In my 7 years of driving experience, I have had some close calls, and even two serious accidents that almost landed me in jail. I soon learned how to be a defensive driver. But alas, no mater how careful you are, there are plenty of jerks on the road.
It is a given fact that jeepney drivers and mostly bus drivers are to blame for when it comes to traffic jams and road accidents. How come they are given a professional driver’s license when clearly, they don’t know how to obey traffic rules and don’t even possess a simple driver’s ethics? Giving them a license to drive is like giving them a license to kill. Or maim. Or dent other cars wantonly.
But ok, we can blame education for this. Or the lack thereof. But what pisses me off is that half of the time, these accidents and jams are caused by private vehicles. Fancy SUVs and sports-cars, expensive vehicles showing disregard to fellow motorists. It could be that those driving these vehicles are the rich people’s drivers who were public vehicle drivers before, but believe me, I have seen rich students, even professionals driving their vehicle and acting like a greedy, stupid, road maniac.
Below are the 6 simple habits every Filipino driver should practice, just these simple practices alone could reduce the traffic jams, accidents and road rage in our streets and highways and could save motorists and pedestrians a less lot of headache and angry fits.
1. LEARN HOW TO USE YOUR SIGNAL LIGHTS – I cannot emphasize this any much more. This is a very simple thing to do, and a simple road ethic. This informs those vehicles behind you, or in front of you if you are going to change lanes, or turn to a corner. You can’t just surprise everybody on the road where you are going. Show respect to everyone by signalling if you are turning.
2. DIM YOUR HEADLIGHTS WHEN APPROACHING A VEHICLE HEAD ON – I don’t get it why oncoming traffic tends to blind those approaching. What’s the purpose? Show respect by dimming your lights, or turning it to low beam when an oncoming vehicle approaches you. Be considerate that not all have your expensive HID light system.
3. RIGHT LANE MUST ALWAYS TURN RIGHT UNLESS THERE’S A SIGN NOT TO – Consider those who are in a hurry. And consider logic as well. Why would you be on the right most lane if you are going straight anyway? Even worse, why would you be on a right lane if you are going left? I don’t get it why people don’t have the patience to queue on their respective lanes.
Also, even if the traffic light is red, it is a general rule, that those turning right can turn right anytime with care. Unless there is a sign that says “No Right Turn On Red Light”. This doesn’t apply on turning left however. Go figure.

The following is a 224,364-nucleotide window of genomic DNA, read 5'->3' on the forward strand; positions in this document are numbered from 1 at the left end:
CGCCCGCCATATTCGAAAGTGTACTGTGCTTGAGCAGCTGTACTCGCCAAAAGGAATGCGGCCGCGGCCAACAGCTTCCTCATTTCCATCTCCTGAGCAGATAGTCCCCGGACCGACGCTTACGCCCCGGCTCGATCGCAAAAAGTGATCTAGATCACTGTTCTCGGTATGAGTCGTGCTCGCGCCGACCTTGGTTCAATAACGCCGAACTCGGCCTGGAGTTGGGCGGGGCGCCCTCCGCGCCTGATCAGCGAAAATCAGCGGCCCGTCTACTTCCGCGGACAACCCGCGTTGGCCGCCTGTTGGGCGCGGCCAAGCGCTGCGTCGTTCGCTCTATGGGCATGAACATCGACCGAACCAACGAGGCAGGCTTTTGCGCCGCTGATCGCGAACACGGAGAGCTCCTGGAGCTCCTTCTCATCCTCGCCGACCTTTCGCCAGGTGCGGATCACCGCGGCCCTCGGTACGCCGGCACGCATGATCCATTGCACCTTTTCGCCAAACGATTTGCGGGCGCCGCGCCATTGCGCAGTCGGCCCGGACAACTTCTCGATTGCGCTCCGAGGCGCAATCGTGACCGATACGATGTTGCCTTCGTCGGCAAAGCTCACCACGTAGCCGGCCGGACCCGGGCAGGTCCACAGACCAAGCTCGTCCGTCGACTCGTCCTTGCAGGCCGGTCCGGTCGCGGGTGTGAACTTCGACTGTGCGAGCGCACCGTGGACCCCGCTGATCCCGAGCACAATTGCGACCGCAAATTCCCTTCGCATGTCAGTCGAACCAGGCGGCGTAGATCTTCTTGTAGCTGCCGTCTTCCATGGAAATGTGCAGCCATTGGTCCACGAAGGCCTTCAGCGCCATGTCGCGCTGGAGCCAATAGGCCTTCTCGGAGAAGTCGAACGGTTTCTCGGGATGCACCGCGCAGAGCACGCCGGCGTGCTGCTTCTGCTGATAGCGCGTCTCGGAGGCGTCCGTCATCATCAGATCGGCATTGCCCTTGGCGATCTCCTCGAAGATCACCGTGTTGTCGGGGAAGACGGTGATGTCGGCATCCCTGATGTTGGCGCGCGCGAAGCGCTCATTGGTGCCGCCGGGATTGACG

4. STAY ON THE U-TURN LANE IF YOU ARE GOING TO U-TURN, IF NOT, EXIT THAT LANE – Same principle as above. Why would you be on a lane that would U-Turn, if you won’t U-Turn. Driving involves advanced planning and quick thinking, know before approaching a lane if you are in the right lane. Otherwise, just commute.
5. FOLLOW ONE-WAY ROADS INSIDE CARPARKS – Most rich people think they own the carparks, particularly in Greenhills, every weekends, you would see SUVs occupying two to three lanes of parking, by parking diagonally or in-between the divider lines. Also, if the road says one way, go one way, it’s not the end of the world if you lose that parking slot you spotted, there’s always the rooftop parking if you want to park desperately.
6. IF THERE’S NO STOPLIGHT, FIRST TO STOP, FIRST TO GO – Respect. How come inside the Subic Freeport, everyone follows this simple rule. Give and take. The first vehicle to stop in a crossroad, would also be the first one to go. Bigayan. Salitan. Most don’t understand this. It reflects the their innate greed to and impatience.
Someday, I will try to find a way to print out flyers about this simple road ethics, I had enough share of preaching and scolding irresponsible and oftentimes inconsiderate drivers. Driving a vehicle is not a right, but a privilege. And if you are given such privilege, you are expected to practice it responsibly and show consideration to others given the same privilege. Respect is the key here. And patience. If you have a driver, do me a favor, educate him/her please. It might save you the embarrassment if I caught you myself.